17 February 2014 A grim array of human rights abuses, driven by “policies established at the highest level of State,” have been and continue to be committed in the Democratic People's Republic of Korea (DPRK), according to a United Nations-mandated report released today, which also calls for urgent action to address the rights situation in the country, including referral to the International Criminal Court (ICC).
In a 400-page set of linked reports and supporting documents, culled from first-hand testimony from victims and witnesses, the United Nations Commission of Inquiry on human rights in the Democratic People's Republic of Korea has documented in great detail the “unspeakable atrocities” committed in the country, says a press release from the Geneva-based body.
“The gravity, scale and nature of these violations reveal a State that does not have any parallel in the contemporary world,” the Commission – established by the Human Rights Council in March 2013 – says the report, which is unprecedented in scope.
It finds that, since 1950, the “State's violence has been externalized through State-sponsored abductions and enforced disappearances of people from other nations. These international enforced disappearances are unique in their intensity, scale and nature.”
With a one-year mandate, the Commission was tasked with investigating several alleged violations, including those concerning the right to food and those associated with prison camps; torture and inhuman treatment; arbitrary detention; discrimination; freedom of expression, movement and religion; the right to life; and enforced disappearances, including abductions of nationals to other countries.
Along with its chairman, Michael Kirby, a retired judge from Australia, the panel comprises Sonja Biserko, founder and president of the Helsinki Committee for Human Rights in Serbia, and Marzuki Darusman, former Attorney General of Indonesia and the current UN Special Rapporteur on the situation of human rights in DPRK. The are expected to brief the press from Geneva later today.
Describing crimes such as “extermination, murder, enslavement, torture, imprisonment, rape, forced abortions and other sexual violence, persecution on political, religious, racial and gender grounds, forcible transfer of populations, enforced disappearance and the inhumane act of knowingly causing prolonged starvation,” the report adds: “Crimes against humanity are ongoing in the [DPRK] because the policies, institutions and patterns of impunity that lie at their heart remain in place.”
The Commission found that the DPRK “displays many attributes of a totalitarian State” and spotlights that there is “an almost complete denial of the right to freedom of thought, conscience and religion, as well as of the rights to freedom of opinion, expression, information and association,” and that propaganda is used by the State to manufacture absolute obedience to the Supreme Leader and to incite nationalistic hatred towards some other States and their nationals.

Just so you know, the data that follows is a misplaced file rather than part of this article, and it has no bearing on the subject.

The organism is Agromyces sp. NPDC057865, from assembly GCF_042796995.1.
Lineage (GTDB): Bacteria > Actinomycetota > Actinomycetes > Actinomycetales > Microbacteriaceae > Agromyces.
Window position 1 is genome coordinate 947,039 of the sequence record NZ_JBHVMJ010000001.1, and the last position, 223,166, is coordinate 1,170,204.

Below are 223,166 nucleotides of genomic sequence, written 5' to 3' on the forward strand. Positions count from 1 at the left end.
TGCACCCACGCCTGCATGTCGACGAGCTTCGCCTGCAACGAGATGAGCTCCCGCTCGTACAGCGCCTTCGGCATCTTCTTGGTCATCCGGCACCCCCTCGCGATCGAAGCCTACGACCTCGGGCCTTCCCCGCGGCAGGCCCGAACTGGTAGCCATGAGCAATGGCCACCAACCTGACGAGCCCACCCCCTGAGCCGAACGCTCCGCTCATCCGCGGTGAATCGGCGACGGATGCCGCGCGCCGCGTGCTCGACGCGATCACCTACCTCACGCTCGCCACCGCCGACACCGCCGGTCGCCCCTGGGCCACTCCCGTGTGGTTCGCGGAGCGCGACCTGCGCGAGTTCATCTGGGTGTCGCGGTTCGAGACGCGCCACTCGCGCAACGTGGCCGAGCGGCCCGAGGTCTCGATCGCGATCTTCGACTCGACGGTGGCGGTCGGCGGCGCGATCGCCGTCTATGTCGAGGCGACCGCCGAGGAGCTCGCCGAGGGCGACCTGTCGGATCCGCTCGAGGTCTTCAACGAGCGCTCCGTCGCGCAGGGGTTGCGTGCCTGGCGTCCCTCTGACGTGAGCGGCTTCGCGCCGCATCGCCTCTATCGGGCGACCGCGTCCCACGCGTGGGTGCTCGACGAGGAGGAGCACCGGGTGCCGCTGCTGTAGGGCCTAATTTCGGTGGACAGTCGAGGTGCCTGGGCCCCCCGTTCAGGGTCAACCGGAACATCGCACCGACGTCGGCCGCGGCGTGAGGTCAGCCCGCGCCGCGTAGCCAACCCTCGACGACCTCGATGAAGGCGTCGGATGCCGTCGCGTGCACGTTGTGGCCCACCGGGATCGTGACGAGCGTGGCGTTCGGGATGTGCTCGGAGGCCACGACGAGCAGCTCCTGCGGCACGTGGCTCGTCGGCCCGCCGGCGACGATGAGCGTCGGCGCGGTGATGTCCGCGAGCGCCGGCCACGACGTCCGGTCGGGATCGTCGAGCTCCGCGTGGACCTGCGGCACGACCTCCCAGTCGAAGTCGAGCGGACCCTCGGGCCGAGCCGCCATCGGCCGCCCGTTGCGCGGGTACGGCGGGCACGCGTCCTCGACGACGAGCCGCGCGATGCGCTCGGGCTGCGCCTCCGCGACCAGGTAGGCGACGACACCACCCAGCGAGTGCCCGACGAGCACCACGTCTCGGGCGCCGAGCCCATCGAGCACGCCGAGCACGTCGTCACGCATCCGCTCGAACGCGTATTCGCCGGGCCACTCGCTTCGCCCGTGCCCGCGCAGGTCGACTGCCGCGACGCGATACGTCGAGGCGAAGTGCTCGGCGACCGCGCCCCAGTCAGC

State surveillance permeates private lives and virtually no expression critical of the political system goes undetected – or unpunished, says the Commission, detailing that the key to the country's political system is the “vast political and security apparatus that strategically uses surveillance, coercion, fear and punishment to preclude the expression of any dissent.”
Military spending – predominantly on hardware and the development of weapons systems and the nuclear programme – has always been prioritized, even during periods of mass starvation, the report says. The State also maintains a system of inefficient economic production and discriminatory resource allocation that inevitably produces more avoidable starvation among its citizens.
Violations of the rights to food and to freedom of movement have resulted in women and girls becoming vulnerable to trafficking and forced sex work outside the DPRK. Many take the risk of fleeing, mainly to China, despite the high chance that they will be apprehended and forcibly repatriated, then subjected to persecution, torture, prolonged arbitrary detention and, in some cases sexual violence.
“Repatriated women who are pregnant are regularly subjected to forced abortions, and babies born to repatriated women are often killed,” the report states.
While the Government did not respond to requests for access to the DPRK and for information, the Commission obtained first-hand testimony through public hearings with about 80 witnesses in Seoul, Tokyo, London and Washington D.C., and more than 240 confidential interviews with victims and other witnesses, including in Bangkok. Eighty formal submissions were also received from different entities.
The report includes a letter sent by the Commissioners to the Supreme Leader, Kim Jong-un, containing a summary of the systematic, widespread and gross human rights violations that “entail crimes against humanity.”
The letter states that the three-member panel would recommend referral of the situation in the DPRK to the International Criminal Court “to render accountable all those, including possibly yourself, who may be responsible for the crimes against humanity referred to in this letter and in the Commission's report.”
Among wide-ranging recommendations to the DPRK, to China and other States, and to the international community, the Commission calls on the UN Security Council to adopt targeted sanctions against those who appear to be most responsible for crimes against humanity, stressing that sanctions should not be targeted against the population or the economy as a whole.
The Commission is scheduled to formally present its findings to the Human Rights Council in Geneva on 17 March 2014.
News Tracker: past stories on this issue